Tag Archives: Nebraska territory

Celebrating the Holidays with the Cumings

Omaha in 1854 was a village without churches and social organizations, but Margaret Cuming, widow of Thomas B. Cuming, who was acting governor of Nebraska Territory (1854-55, 1857-58), remembered celebrating Christmas there. “As I now recall it, we had no … Continue reading

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“The Climate is Awful Cold”: Judge Edward Harden in Nebraska Territory

When Nebraska Territory was organized in 1854 one of the judicial appointments went to Edward Randolph Harden of Georgia. A lawyer active in local Democratic Party politics, Harden was serving as a railroad station agent at Ringgold, Georgia, when he … Continue reading

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The Election of 1864 and Nebraska

This year marks the 150th anniversary of the election of 1864, one of the most momentous in American history. Abraham Lincoln’s re-election as president on November 8, 1864, virtually assured that the Civil War would continue until Union victory was … Continue reading

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The Kansas-Nebraska Act and the Organization of Nebraska Territory

The Kansas-Nebraska Act, signed into law 160 years ago on May 30, 1854, by President Franklin Pierce, was closely related to national and sectional politics in the 1850s. The incentive for the organization of the territory, which would establish territorial … Continue reading

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Morton and Wilson, Nebraska Territory’s Ghost Counties

J. Sterling Morton, for whom Morton County was named, about 1859. NSHS RG1013.PH1-6 Today many Nebraskans live in counties known by different names than they were during Nebraska’s territorial years. The first eight counties in the state were Douglas, Cass, … Continue reading

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Miles, Mules, and Men: The Forgotten Front of the Civil War

Imagine your car. Now consider the amount of gas that it requires to keep it running. Picture that your car is in the middle of rural, untamed Nebraska: there are no gas stations for miles. Multiply your car into several … Continue reading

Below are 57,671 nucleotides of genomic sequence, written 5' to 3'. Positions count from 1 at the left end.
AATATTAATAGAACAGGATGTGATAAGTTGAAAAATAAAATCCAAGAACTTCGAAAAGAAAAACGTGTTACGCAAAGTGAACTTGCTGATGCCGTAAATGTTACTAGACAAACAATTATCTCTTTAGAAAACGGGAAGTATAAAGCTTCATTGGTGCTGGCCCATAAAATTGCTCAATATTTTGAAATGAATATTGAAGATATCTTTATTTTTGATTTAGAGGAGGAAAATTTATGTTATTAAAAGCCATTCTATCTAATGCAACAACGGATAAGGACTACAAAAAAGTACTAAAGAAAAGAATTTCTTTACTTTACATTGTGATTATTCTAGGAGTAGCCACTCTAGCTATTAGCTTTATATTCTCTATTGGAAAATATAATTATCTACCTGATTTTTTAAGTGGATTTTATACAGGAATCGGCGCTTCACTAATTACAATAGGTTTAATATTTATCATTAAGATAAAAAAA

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Newly Discovered Diary Tells of Building the Transcontinental Telegraph

The transcontinental telegraph was a remarkable technological feat that had major consequences for the West and the nation as a whole. Yet relatively little has been written about it. Historians Dennis N. Mihelich and James E. Potter have edited First … Continue reading

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Nebraska and the Civil War: Why the Story Matters

Nebraska has a rich Civil War legacy, according to James E. Potter, senior research historian at the Nebraska State Historical Society. Potter and Edith Robbins edited the letters of Nebraska soldier August Scherneckau, published in 2007 by the University of … Continue reading

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How Do We Get There?

Today, if someone wants directions, they can just go online and find a map to practically anywhere. But this is just a recent development. Before the internet, we needed actual physical maps to figure out where we were going. The … Continue reading

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Summer along the Trail

Cavalrymen escorting the overland stagecoach, a duty that Scherneckau often described. From Frank A. Root and William E. Connelley, The Overland Stage to California (Topeka, 1901) (at right). Pvt. August Scherneckau was a soldier with the First Nebraska Volunteer Cavalry … Continue reading

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